School board candidate Chuck Basye takes aim at teen graphic novel while other candidates pushback
School board candidate Chuck Basye on Monday targeted the award-winning graphic novel "Flamer" by Mike Curato for its language, saying it's not appropriate to have in school libraries.
Basye, at the beginning of the candidate forum hosted by CoMoBuzz.com, said anti-LGBTIQA+ slurs in the book make the book inappropriate. He again mentioned it at the end of the forum.
The forum was held in Cornell Hall's Bush Auditorium at the University of Missouri.
The school board candidates are Basye, Paul Harper, John Potter, Chris Horn, James Gordon, John Lyman and April Ferrao. The top three vote-getters on April 4 will win three-year terms on the Columbia Board of Education.
"Flamer" won the Lambda Literary Award for Children's and Young Adult Literature in 2021. It also has been the target of book bans in Florida and elsewhere.
The book's main character is Aiden Navarro, a 14-year-old Catholic, Filipino-American Boy Scout with body issues. In the novel, Aiden comes to terms with the fact that he's gay. The gay slurs his friends use hurt Aiden. The novel is semi-autobiographical.
In the book, it's other boys calling Aiden names to which Basye objected.
"There's a lot of things in this book that's available to kids in middle school," Basye said.
He received some pushback from a few fellow candidates.
"Books like 'Flamer' have been around forever," said candidate John Lyman.
When he was in school, it was "A Bundle of Sticks" by Pat Mauser McCord, he said.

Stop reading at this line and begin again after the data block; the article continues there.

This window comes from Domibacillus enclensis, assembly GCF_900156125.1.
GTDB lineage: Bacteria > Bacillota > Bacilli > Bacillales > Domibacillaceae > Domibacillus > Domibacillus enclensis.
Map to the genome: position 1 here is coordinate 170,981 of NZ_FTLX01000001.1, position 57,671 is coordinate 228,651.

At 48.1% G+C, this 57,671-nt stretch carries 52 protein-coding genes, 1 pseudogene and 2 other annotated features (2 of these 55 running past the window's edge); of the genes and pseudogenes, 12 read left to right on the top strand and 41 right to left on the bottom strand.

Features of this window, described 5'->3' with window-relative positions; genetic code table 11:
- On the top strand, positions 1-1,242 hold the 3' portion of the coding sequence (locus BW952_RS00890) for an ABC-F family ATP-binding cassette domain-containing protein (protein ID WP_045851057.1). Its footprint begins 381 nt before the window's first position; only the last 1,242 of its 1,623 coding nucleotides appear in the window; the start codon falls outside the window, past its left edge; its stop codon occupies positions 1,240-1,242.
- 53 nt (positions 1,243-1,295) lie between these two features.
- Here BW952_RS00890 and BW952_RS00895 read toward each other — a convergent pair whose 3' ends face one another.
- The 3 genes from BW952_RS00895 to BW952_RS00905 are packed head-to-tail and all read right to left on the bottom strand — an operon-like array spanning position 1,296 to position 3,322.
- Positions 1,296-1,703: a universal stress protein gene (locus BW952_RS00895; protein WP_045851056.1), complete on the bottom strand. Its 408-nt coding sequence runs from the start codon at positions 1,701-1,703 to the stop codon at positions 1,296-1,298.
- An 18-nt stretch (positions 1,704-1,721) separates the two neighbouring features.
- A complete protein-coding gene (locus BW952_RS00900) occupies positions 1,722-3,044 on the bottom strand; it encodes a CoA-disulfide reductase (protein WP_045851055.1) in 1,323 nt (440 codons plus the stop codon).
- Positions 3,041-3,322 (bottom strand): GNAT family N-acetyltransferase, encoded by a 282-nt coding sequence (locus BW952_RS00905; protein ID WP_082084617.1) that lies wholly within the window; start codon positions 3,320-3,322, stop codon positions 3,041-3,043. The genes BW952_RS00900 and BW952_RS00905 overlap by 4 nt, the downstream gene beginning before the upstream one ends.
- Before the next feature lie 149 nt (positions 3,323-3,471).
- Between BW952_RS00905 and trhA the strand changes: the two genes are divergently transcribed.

And from James Gordon: "There are people raising salacious details to try to scare us,"
"Let's stop trying to take things away from kids," said Paul Harper.
The book is in middle school and high school libraries in Columbia Public Schools, said Kerry Townsend, district library media specialist coordinator.
"A candidate has selected a few pages in order to highlight some aspects of the book," Townsend said by phone on Tuesday. "The book as a whole is much different from what was shared."
Students can check the book out of the libraries if they choose to, Townsend said. It's not part of lessons or read in classes.
"It's a beautifully drawn book," Townsend said. "It's very real. "I think it provides students a window to allow them to understand a part of the world they don't understand and also to see themselves reflected in the book."
The book was determined to be developmentally appropriate for middle and high school students, Townsend said.
"There are curse words, but they're authentic to the experiences that teen boys have," Townsend said.
The influence of the teacher's union was another issue addressed by the candidates with moderator Mike Murphy noting that all current school board members were endorsed by the union, the Columbia Missouri National Education Association.
It's not a golden ticket to winning the election, said Lyman. He said getting the union endorsement didn't cause him to stop campaigning.
Horn, who was endorsed by the union in 2020 but not this year, said he wants to break the cycle.
"Support for our teachers is support for our students," said Gordon.
The union is responsible for negotiating for better pay and working conditions for teachers and it was useful for her to attend two collective bargaining sessions to learn how the process works, Ferrao said.
The union has failed with shutdowns and forced masking during the pandemic, Potter said.
"They failed the teachers and the students," Potter said.
Roger McKinney is the Tribune's education reporter. You can reach him at firstname.lastname@example.org or 573-815-1719.
This article originally appeared on Columbia Daily Tribune: Basye targets "Flamer," also a target of Florida Gov. Ron DeSantis